1. I am not sure if I am excited about Ocean at the End of the Lane or scared. I think I have more fear at what was wrought from the Master’s pen than excitement. You see, as a writer, Neil Gaiman’s next book may just challenged everything I know about writing and characters and plot. So, with trepidation I will read it. I will have to read it. But if it blows me away, I will become obsessed with unearthing the technique. I won’t be able to just sit back and enjoy it as a reader. Sounds awful I know but its true. The other side of that is learning. Which is always good.

    I have gone to see him twice. Once in Chicago after the release of The Graveyard Book. And then again in Montreal at World Con. I don’t think I will go again mainly because I would want to talk to him and I don’t think that is going to happen. In Montreal you had to win a raffle to talk to him. If I thought I would be able to talk to him, I would be there in a New York Minute. Sometimes I have dreams where he and I meet for coffee, but then I wake up. So…

    All magic has it’s place, but I suppose I prefer subtle magic that verges on coincidence and science or I should say explained phenomena. In the 80’s we all sort of glutted on fire balls and Ethereal spells. Back then it was something to behold a character turn all the monsters to stone and we read spellbound at the power wielded by great Magic Users like Raistlin Mejere from the Dragon Lance Saga. But I think the fashions changed and today we want to see more “real” magic that verges on the ordinary. In Name of the Wind the magic system is so well thought out, I felt I could practice it after reading about. It was pretty “real.”

    • I totally have the same fears! I think it’s impossible to read the work of someone you admire without comparing it to your own writing and wondering if/how you should adapt your style. I sometimes find myself thinking in Neil Gaiman’s voice (his literary voice AND his accent, which is so good for storytelling) and have to remind myself to stay true to my own voice whenever I write.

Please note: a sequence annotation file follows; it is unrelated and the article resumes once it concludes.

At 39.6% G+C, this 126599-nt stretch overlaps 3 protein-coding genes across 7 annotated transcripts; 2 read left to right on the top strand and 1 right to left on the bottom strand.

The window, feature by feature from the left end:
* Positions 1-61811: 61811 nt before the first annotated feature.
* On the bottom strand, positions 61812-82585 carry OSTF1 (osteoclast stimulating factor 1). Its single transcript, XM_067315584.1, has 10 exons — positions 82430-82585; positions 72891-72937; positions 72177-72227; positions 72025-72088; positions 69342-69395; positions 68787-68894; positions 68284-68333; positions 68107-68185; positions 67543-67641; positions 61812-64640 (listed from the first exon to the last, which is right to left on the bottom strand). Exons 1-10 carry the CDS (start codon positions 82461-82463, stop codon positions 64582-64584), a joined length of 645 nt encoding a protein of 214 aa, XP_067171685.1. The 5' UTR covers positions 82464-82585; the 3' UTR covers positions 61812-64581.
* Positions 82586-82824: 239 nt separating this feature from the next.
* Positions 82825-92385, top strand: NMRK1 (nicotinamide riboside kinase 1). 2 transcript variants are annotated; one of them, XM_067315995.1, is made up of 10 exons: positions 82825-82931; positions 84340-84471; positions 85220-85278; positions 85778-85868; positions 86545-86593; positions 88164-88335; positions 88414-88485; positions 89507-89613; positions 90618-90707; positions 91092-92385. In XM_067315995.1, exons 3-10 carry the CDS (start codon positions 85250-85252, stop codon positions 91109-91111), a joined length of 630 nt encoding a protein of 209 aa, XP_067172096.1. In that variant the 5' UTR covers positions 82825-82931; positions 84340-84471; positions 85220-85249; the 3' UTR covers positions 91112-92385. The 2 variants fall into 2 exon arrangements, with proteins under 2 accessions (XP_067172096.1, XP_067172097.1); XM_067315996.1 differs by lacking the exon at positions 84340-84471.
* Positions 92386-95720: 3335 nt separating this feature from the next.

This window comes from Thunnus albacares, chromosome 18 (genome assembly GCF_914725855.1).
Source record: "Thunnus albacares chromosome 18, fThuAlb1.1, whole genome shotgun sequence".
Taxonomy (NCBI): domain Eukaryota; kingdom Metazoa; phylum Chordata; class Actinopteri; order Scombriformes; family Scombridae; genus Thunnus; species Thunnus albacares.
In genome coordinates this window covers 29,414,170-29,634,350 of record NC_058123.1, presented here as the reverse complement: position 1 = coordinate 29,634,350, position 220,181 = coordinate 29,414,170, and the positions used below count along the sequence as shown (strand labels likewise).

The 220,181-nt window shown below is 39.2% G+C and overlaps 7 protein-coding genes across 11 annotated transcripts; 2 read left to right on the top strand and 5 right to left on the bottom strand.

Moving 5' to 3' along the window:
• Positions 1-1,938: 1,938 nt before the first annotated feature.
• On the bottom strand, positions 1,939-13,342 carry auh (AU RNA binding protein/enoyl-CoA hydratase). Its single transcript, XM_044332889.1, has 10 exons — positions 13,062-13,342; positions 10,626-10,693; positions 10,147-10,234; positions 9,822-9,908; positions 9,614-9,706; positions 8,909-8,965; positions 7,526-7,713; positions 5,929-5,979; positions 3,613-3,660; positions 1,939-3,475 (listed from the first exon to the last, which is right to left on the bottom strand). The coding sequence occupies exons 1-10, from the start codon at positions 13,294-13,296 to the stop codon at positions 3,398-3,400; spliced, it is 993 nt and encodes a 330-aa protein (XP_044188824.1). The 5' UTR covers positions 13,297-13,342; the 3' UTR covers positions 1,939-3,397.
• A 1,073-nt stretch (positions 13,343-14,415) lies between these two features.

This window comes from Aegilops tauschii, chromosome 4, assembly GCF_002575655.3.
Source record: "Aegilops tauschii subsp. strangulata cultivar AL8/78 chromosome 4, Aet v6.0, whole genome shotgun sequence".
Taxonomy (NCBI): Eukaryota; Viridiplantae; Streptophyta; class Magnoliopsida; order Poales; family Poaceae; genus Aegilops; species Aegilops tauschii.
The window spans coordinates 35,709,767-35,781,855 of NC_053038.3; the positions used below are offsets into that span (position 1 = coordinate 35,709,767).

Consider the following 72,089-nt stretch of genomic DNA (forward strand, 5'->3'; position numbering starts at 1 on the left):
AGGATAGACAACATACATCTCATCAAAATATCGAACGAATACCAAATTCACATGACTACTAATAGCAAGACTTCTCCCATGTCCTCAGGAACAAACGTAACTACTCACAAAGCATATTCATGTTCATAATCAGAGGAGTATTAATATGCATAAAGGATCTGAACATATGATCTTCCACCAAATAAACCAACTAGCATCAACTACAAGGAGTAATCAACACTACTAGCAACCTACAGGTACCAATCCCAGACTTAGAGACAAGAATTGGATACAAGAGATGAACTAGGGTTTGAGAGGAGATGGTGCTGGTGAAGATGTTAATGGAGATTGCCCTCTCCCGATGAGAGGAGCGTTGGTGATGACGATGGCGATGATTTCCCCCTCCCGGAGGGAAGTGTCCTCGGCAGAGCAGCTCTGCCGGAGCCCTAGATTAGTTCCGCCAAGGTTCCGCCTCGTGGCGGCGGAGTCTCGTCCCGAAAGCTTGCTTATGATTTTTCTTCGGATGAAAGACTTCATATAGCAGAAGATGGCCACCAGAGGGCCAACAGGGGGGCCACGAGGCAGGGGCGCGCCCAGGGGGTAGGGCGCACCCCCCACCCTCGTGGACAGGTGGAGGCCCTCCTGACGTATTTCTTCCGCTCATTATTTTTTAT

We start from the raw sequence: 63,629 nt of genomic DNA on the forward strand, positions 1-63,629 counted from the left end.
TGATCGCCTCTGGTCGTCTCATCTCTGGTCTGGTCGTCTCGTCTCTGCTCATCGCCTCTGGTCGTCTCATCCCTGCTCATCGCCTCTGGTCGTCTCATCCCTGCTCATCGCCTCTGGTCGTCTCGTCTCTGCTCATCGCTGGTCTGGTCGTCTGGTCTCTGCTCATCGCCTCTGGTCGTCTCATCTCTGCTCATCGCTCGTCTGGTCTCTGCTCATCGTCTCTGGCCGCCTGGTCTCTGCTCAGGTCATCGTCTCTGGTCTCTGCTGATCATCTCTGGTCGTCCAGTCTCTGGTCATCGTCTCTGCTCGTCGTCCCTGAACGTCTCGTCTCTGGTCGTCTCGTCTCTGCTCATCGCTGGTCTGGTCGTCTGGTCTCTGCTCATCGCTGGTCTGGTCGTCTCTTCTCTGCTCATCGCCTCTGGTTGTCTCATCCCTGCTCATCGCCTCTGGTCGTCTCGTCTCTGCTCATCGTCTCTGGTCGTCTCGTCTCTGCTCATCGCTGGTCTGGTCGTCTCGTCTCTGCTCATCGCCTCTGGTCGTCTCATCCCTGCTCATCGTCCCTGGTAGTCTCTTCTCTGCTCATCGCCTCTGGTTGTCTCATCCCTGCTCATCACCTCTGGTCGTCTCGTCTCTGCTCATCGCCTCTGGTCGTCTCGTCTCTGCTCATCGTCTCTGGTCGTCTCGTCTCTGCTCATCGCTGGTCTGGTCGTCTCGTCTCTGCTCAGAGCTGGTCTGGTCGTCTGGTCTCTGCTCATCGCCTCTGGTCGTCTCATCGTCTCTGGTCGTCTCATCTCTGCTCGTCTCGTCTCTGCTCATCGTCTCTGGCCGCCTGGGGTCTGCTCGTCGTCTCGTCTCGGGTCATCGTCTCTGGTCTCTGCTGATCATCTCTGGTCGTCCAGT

I got to meet him in Boston once, at the New Years Eve show Amanda Palmer did with the Boston Pops where he read the beautiful “may your coming year be filled with magic and dreams… surprise yourself” speech, and he was so nice even though I made an absolute IDIOT of myself in front of him. I always do that to authors and artists I love… But it’s true that there are always so many devoted fans at each event it would be impossible for him to have a real conversation with all of them without exhausting himself to death, and none of us would wish that I hope!

      I haven’t read The Name Of The Wind yet, but I really want to! A friend gave it to me for my birthday and I’m saving it for next winter, because I tend to like serious fantasy books best when the nights are long and the weather is cold. One of my friends hated the book but some others liked it, so I’m trying to keep an open mind. Everyone agrees that the magic is pretty near genius, though, so I can’t wait to see what you all mean.

      Thanks for your comment!